A patent shall not be granted on inventions that comprise computer programs or require computer programs to be implemented. As an exception patents can be granted on inventions if the computer program can be substituted / replaced equivalently by a mechanic or electromechanical component. This not the case if the patented device process calculations or the patented process requires calculations.
The Substitution Rule safeguards that the majority of software solutions is excluded from patent eligibility and thus in regard to these solutions an open area of Freedom to Operate and innovation for all developers and market participants is established. All participants are empowered to develop their own implementations of software features using different source code without infringing any patents.
On the other hand, the Substitution Rule won’t hinder the grant of patents of (control) processes or (control) devices which can use software as an implementation method or component but not depend on software. This is the case if the implantation can equivalently be realized by mechanic or electromechanical components. For example, methods for washing laundry in a program-controlled washing machine that does not include decisions based on calculations can also be realized with mechanic or electromechanical components. Such solutions and innovations are still eligible for patent protection.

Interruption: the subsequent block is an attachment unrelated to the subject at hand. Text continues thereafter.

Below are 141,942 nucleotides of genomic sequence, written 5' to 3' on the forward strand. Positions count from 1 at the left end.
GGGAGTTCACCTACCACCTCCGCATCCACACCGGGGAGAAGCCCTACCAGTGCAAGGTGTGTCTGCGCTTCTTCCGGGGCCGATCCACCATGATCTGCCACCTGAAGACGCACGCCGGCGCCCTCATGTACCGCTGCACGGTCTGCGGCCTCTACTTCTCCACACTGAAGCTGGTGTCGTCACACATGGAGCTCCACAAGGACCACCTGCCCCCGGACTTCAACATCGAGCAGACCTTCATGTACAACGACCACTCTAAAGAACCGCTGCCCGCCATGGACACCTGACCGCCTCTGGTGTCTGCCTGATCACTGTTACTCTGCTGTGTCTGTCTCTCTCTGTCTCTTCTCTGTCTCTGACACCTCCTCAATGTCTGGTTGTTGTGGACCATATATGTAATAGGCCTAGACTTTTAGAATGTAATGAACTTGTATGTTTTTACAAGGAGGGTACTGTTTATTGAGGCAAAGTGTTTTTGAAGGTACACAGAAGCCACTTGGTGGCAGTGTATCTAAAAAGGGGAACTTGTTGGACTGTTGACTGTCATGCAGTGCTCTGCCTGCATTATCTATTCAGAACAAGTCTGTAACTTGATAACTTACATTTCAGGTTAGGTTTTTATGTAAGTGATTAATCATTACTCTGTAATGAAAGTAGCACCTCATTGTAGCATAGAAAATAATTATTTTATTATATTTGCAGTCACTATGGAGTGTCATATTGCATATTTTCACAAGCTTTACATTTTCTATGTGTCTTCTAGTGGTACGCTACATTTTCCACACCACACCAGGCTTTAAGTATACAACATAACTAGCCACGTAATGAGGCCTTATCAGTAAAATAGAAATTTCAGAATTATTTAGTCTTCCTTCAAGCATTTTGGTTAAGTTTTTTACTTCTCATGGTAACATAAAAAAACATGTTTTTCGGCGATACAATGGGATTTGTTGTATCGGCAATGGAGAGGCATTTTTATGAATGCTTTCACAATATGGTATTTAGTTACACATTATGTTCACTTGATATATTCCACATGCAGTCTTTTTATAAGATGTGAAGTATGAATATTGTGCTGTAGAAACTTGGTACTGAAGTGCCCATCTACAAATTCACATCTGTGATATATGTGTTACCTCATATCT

The Substitution Rule will establish an Open Area of Freedom to Operate and innovation for all developers and market participants
(2) Second the stock of already granted software related patents must be defused:
The large stock of already granted software related patents must be defused to establish the open area of Freedom to Operate. Therefore, the Substitution Rule must be applied on already existing patents and in such way build a Protective Shield for the economic copyright of the software developers and companies.
The Protective Shield effects that no patent claims can be used against software in regard to implementations of a software related solution that is not eligible to patent protection according to the Substitution Rule.
Software can not be object of patent claims (injunctive relief, damages etc.), unless the computer program can be substituted / replaced equivalently by a mechanic or electromechanical component. The computer program can not be replaced if the patented device process calculations or the patented process requires calculations.